Mistakes added up in Terps' loss, but it's how they react that counts

College Football

September 12, 2005|By Heather A. Dinich | Heather A. Dinich,SUN STAFF

COLLEGE PARK - After a career performance that on most days would have puffed up his chest a bit, Maryland wide receiver Danny Melendez instead found himself feeling like he had "the wind knocked out" of him.

"Worse than that," he added, slumped in a chair after the Terps' 28-24 loss to Clemson on Saturday. "It's going to stick with me for the rest of my life."

On the heels of last year's 5-6 season that included a loss to Clemson, Saturday's loss was an all-too-familiar punch in the gut for a team that has three Atlantic Coast Conference wins in its past nine tries.

The question now is how the Terps will respond to it.

"I'm tired of feeling like this," said linebacker D'Qwell Jackson, a senior whose emotions cost the Terps a 15-yard penalty in the third quarter. "We told ourselves we weren't going to do that like last year. All we had to do was come up with a stop defensively and the game was pretty much over.

"We couldn't do it. Luckily, it's early in the season, and we have a lot of time to get better."

Actually, they have a week before West Virginia, a team that beat Maryland last fall in overtime, 19-16, comes to Byrd Stadium.

This year's game against Clemson wasn't like last year, when a controversial third-down pass-interference call on the game's final drive led to the Tigers' game-winning touchdown with 23 seconds remaining.

This time, in the teams' first conference game of the season, eight penalties cost the Terps 98 yards and contributed to two Clemson scoring drives. The mistakes and mental mishaps overshadowed a 288-yard passing performance by quarterback Sam Hollenbach and Vernon Davis' 140 yards and one touchdown on six receptions. Melendez finished with 74 yards on five receptions, including a catch for 41 yards.

It was all for naught, though, as the defense couldn't stop Clemson on third-and-10 in the fourth quarter, when the Tigers completed a 51-yard touchdown pass to cut Maryland's lead to 24-21. Clemson had 72 yards rushing in the fourth quarter alone.

"They're my teammates," Melendez said. "We sweat and work together every single day. I have 100 percent faith in our defense, no question. I see us unified as a team. We just have to learn how to hold on and to finish teams off."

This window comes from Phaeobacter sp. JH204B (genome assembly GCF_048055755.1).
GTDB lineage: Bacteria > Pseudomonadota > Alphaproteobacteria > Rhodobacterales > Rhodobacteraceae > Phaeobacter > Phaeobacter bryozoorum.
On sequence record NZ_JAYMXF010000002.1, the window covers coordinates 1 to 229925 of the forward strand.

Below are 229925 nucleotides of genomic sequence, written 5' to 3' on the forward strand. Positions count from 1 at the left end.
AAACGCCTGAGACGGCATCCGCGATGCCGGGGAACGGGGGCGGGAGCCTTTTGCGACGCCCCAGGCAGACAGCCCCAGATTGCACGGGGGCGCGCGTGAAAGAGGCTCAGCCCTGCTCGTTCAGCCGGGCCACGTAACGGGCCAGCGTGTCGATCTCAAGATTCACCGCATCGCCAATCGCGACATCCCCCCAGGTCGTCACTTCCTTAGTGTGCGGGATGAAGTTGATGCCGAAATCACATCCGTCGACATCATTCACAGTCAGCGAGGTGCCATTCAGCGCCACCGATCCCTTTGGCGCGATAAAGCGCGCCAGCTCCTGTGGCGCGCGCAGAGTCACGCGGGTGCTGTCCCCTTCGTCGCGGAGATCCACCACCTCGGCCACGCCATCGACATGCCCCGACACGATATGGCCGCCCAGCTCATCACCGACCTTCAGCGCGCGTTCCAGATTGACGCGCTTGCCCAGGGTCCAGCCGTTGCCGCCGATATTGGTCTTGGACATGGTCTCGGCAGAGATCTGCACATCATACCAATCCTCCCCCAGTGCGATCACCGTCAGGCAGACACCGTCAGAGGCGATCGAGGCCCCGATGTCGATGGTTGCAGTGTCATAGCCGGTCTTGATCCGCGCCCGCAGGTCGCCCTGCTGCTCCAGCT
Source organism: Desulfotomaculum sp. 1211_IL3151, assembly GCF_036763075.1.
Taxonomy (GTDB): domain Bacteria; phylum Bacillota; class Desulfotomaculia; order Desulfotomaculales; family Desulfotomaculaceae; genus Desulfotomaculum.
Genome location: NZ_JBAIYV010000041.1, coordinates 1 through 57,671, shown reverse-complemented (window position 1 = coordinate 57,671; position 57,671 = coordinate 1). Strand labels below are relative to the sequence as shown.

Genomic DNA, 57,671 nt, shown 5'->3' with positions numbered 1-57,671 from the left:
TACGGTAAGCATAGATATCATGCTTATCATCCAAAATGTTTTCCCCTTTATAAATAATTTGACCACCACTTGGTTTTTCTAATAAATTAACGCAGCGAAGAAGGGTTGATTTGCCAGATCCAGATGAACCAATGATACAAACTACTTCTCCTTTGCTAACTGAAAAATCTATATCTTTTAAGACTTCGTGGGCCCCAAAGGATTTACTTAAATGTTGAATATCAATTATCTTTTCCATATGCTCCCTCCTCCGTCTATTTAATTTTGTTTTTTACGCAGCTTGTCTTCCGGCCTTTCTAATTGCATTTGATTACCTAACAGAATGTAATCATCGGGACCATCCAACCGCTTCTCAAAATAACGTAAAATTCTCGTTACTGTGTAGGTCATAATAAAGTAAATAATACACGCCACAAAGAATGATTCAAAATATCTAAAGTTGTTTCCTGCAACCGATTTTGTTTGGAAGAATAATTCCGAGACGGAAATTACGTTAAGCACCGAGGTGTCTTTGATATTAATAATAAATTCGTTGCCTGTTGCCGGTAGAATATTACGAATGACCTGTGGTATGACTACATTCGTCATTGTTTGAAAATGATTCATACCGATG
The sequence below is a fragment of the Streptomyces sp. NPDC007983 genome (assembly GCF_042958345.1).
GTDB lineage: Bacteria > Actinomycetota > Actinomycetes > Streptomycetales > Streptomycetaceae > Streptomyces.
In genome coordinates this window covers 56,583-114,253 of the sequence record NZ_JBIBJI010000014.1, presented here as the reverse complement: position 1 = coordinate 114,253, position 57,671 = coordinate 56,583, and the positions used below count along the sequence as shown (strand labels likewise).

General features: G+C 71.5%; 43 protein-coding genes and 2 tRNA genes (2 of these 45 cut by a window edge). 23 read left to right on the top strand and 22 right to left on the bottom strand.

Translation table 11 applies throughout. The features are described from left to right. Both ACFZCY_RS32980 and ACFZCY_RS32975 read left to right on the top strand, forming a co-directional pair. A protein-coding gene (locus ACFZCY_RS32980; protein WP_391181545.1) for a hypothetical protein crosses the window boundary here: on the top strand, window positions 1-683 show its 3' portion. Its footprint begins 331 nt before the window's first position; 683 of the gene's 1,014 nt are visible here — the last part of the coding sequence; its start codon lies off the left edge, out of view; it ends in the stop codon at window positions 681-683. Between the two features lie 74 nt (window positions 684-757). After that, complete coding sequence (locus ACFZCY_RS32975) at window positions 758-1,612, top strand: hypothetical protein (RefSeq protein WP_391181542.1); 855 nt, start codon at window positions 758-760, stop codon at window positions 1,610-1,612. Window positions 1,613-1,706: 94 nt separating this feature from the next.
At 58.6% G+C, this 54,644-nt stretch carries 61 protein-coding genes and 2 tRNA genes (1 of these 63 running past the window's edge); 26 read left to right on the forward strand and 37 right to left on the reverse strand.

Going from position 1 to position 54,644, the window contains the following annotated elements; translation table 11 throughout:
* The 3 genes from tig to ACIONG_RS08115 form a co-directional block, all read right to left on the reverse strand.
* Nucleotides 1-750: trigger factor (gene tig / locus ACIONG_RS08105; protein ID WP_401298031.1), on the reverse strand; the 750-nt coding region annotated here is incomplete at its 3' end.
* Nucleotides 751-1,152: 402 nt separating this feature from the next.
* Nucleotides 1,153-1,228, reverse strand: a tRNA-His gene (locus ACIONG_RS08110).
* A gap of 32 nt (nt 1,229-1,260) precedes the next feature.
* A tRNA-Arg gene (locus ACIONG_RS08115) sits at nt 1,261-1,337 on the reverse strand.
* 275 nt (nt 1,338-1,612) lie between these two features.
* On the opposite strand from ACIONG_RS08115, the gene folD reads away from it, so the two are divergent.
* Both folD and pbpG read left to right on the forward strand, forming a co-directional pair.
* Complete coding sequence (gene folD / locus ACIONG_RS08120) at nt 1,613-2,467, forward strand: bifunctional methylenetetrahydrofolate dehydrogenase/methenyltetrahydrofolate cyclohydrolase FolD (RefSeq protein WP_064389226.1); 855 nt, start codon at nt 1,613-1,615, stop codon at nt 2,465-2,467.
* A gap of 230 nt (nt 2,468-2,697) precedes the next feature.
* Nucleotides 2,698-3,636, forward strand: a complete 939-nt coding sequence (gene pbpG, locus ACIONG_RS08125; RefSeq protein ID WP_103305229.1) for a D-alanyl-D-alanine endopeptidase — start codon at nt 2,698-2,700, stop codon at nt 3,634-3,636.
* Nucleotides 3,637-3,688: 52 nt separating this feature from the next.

Hollenbach said he is prepared to see "a lot of mistakes on that film" when the team watches it today. For starters, Terps coach Ralph Friedgen said he had to use two timeouts because players were unsure of the substitutions. Clemson scored after Hollenbach's only interception of the game gave the Tigers possession. He also fumbled the ball on the Clemson 6-yard line.

"I think it will hurt our kids when they see it, but it's all correctable," Friedgen said yesterday after watching game film. "I'm anxious to get things corrected and put this one behind us."

Friedgen said he is not disappointed with the players, and he expects them to be "more determined than ever" when they watch the game film today.

"I have a young football team who is playing as hard as they can for me," he said. "I don't want them to get down. ... We let one get away. When I say `we,' I mean everybody - coaches, players, support staff, everybody.

"It's just one of those things that happened. I don't feel good about it, but we have a lot of season left to play, and I have a lot of great kids. I'm not worried about them coming back."

NOTE: Stephen Smalls, a wide receiver from Conestoga Valley High School in Lancaster, Pa., said yesterday that he has orally committed to play for Maryland. Smalls said he was at Maryland's game Saturday and informed wide receivers coach Bryan Bossard of his decision. He has graduated already and will join the team in January. According to Rivals.com, Emani Lee, a senior wide receiver at Anacostia High School in Washington also orally committed.

Next for Maryland

Matchup: West Virginia (2-0) at Maryland (1-1)

When: Saturday, noon

TV/Radio: Ch. 13/1300 AM

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